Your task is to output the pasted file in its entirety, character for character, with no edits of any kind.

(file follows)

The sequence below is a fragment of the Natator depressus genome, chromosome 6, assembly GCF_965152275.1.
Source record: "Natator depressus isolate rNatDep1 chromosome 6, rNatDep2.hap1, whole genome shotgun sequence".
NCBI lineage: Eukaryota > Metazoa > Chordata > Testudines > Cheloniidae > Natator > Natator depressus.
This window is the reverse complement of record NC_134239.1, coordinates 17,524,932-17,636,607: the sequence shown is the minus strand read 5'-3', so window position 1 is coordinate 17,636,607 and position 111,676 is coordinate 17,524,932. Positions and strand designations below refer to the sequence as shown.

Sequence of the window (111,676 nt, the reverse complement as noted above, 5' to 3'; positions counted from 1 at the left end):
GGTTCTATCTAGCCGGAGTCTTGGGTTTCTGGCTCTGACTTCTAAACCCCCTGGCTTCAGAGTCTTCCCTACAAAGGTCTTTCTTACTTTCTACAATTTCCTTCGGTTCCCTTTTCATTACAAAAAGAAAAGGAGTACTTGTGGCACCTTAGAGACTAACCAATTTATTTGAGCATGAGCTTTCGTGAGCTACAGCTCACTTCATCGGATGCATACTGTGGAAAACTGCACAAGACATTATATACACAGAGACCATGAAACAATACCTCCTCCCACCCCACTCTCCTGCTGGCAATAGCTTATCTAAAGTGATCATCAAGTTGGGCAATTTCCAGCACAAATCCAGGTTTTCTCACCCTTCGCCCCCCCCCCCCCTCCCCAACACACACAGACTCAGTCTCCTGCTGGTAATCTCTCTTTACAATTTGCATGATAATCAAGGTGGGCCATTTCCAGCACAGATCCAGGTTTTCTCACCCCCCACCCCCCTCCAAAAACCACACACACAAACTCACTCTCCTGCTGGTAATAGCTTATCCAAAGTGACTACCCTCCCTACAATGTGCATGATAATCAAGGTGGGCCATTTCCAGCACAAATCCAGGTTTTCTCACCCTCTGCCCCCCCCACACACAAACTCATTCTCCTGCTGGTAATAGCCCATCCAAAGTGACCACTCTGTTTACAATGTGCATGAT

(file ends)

The sequence below is a fragment of the Natator depressus genome, chromosome 6, assembly GCF_965152275.1.
Source record: "Natator depressus isolate rNatDep1 chromosome 6, rNatDep2.hap1, whole genome shotgun sequence".
NCBI lineage: Eukaryota > Metazoa > Chordata > Testudines > Cheloniidae > Natator > Natator depressus.
This window is the reverse complement of record NC_134239.1, coordinates 17,524,932-17,636,607: the sequence shown is the minus strand read 5'-3', so window position 1 is coordinate 17,636,607 and position 111,676 is coordinate 17,524,932. Positions and strand designations below refer to the sequence as shown.

Sequence of the window (111,676 nt, the reverse complement as noted above, 5' to 3'; positions counted from 1 at the left end):
GGTTCTATCTAGCCGGAGTCTTGGGTTTCTGGCTCTGACTTCTAAACCCCCTGGCTTCAGAGTCTTCCCTACAAAGGTCTTTCTTACTTTCTACAATTTCCTTCGGTTCCCTTTTCATTACAAAAAGAAAAGGAGTACTTGTGGCACCTTAGAGACTAACCAATTTATTTGAGCATGAGCTTTCGTGAGCTACAGCTCACTTCATCGGATGCATACTGTGGAAAACTGCACAAGACATTATATACACAGAGACCATGAAACAATACCTCCTCCCACCCCACTCTCCTGCTGGCAATAGCTTATCTAAAGTGATCATCAAGTTGGGCAATTTCCAGCACAAATCCAGGTTTTCTCACCCTTCGCCCCCCCCCCCCCTCCCCAACACACACAGACTCAGTCTCCTGCTGGTAATCTCTCTTTACAATTTGCATGATAATCAAGGTGGGCCATTTCCAGCACAGATCCAGGTTTTCTCACCCCCCACCCCCCTCCAAAAACCACACACACAAACTCACTCTCCTGCTGGTAATAGCTTATCCAAAGTGACTACCCTCCCTACAATGTGCATGATAATCAAGGTGGGCCATTTCCAGCACAAATCCAGGTTTTCTCACCCTCTGCCCCCCCCACACACAAACTCATTCTCCTGCTGGTAATAGCCCATCCAAAGTGACCACTCTGTTTACAATGTGCATGAT